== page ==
The sense of community is crucial to a happy experience, and all three of these fabulous ladies have long experience in producing outstanding customer service, and so it is no surprise that this new nomad offer comes with a little fun in addition to the basic services. 

The weekly Nomad Table combines food, wine, entertainment and great company.  Education of Croatian wines are already proving popular, a Zinfandel speciality, and some ice-breaking games at the events so far have helped bring people together. The first, held on the inauspicious date of Friday 13, 2020 (what could possibly go wrong?) included an icebreaker game lining up cards with guest and staff point of origin and distance to Split. The furthest away was Hamilton, NZ - although this was strongly contested by Dunedin and Taupo hometowners!

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Last week, the Crljenak, Plavac Mali and Posip was washed down with COVID bingo - “68 late for your Tinder Date, 83 Gluten Free and 88 Wills and Kate”. It’s very 2020.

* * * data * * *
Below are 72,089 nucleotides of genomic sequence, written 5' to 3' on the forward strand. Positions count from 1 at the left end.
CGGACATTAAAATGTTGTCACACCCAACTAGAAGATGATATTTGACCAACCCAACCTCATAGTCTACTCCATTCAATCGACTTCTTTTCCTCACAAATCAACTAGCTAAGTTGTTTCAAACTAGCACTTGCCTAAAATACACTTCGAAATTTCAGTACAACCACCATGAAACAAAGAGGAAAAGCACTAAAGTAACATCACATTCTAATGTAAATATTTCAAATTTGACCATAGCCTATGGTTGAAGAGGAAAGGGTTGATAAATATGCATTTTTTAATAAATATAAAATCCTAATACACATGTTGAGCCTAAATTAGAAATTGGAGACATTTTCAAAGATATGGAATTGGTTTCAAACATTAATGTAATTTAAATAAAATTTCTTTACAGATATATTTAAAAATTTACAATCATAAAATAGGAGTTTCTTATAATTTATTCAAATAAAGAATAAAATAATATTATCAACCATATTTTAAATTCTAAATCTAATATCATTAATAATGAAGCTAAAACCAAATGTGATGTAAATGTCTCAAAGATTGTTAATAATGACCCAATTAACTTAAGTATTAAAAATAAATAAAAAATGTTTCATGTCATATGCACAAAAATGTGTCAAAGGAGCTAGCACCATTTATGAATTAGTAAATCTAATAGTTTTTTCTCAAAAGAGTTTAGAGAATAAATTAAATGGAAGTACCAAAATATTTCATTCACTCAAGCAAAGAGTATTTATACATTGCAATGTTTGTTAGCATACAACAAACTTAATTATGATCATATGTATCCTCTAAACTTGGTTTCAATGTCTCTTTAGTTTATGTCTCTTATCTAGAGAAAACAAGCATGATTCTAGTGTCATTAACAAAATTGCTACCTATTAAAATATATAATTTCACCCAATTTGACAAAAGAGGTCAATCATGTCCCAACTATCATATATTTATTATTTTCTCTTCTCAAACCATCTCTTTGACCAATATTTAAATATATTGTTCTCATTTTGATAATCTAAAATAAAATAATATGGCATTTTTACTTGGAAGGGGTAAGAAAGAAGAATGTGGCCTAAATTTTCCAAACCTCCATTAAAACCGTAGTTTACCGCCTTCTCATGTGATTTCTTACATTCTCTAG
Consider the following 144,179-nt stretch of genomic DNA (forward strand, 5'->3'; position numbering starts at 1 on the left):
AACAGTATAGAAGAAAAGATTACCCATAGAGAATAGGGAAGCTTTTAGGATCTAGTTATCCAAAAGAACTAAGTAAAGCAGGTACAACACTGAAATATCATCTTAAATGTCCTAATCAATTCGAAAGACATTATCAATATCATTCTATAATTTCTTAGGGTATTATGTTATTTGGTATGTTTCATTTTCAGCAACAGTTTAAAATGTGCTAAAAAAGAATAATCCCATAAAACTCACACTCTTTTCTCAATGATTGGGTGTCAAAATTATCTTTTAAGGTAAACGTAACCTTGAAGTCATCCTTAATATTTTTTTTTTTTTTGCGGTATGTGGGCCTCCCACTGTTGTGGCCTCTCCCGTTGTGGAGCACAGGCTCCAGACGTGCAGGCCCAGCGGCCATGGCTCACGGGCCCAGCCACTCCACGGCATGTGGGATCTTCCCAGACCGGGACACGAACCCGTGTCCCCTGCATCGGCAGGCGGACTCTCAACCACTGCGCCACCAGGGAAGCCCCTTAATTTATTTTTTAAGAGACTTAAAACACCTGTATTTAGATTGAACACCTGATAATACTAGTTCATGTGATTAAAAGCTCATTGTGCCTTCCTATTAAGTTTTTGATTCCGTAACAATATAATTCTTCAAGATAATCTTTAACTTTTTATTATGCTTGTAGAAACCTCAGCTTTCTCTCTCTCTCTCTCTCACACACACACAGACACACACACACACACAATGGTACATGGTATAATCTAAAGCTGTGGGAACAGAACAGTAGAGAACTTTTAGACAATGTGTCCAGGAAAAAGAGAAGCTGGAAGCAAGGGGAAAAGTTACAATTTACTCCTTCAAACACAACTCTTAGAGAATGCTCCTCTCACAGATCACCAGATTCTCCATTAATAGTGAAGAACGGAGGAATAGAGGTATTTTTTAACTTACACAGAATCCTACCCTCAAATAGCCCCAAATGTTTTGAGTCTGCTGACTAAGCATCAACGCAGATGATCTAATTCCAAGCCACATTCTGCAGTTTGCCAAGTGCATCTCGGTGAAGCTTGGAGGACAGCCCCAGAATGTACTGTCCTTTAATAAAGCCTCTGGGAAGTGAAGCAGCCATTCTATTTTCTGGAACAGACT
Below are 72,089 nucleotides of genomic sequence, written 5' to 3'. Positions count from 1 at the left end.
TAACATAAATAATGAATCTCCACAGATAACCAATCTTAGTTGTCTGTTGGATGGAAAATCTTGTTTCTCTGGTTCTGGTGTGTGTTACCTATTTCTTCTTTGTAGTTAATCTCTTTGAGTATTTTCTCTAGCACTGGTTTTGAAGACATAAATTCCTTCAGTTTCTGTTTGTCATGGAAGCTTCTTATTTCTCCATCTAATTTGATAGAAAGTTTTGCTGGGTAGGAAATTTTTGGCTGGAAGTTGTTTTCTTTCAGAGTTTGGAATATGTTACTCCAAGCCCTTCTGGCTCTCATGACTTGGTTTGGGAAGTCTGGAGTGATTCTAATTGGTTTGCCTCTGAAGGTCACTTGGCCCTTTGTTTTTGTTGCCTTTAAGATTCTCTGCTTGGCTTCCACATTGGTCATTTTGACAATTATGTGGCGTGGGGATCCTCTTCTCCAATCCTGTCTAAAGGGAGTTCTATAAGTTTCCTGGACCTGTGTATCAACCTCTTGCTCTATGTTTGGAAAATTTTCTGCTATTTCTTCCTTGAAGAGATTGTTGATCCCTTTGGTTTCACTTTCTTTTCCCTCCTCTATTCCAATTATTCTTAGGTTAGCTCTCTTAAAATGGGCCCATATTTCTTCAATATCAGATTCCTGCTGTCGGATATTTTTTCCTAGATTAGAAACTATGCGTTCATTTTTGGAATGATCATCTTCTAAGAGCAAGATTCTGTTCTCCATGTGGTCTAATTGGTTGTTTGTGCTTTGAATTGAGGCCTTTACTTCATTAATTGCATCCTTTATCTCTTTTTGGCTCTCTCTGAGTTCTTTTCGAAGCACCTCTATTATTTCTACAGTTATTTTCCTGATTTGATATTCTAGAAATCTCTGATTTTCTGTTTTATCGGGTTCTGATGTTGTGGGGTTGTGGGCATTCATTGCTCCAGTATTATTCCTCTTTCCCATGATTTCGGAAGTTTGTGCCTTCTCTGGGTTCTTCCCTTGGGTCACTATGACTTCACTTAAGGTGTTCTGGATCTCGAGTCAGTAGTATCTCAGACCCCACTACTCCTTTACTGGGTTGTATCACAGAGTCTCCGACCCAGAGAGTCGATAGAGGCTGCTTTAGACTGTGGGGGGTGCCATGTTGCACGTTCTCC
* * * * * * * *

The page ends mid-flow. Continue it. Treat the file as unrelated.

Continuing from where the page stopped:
The next event is on Friday 27th - a wine flight and group dinner, with another icebreaker game to be decided. And every Friday and Saturday has live music.

Word of mouth seems to be moving quicker than even the most dedicated blogger. Several Zagreb nomads are heading south for a taste of a Mediterranean winter. So far there have been nomads from Paraguay, USA, UK, Canada, Chile, Australia, New Zealand, France, Germany, Hong Kong, Korea, and a couple from Poland who are sharing their newly adopted home with people back home on Ewa’s Let's Split blog - documenting their journey from Poland to their new home in Croatia. 

Did I mention customer service? New vegan options are being added to the menu, as three of the early members are vegans. 

Fabulous stuff, and I look forward to seeing how this initiative evolves. With the connections and creative minds of the founding mothers, the prospects are enticing indeed.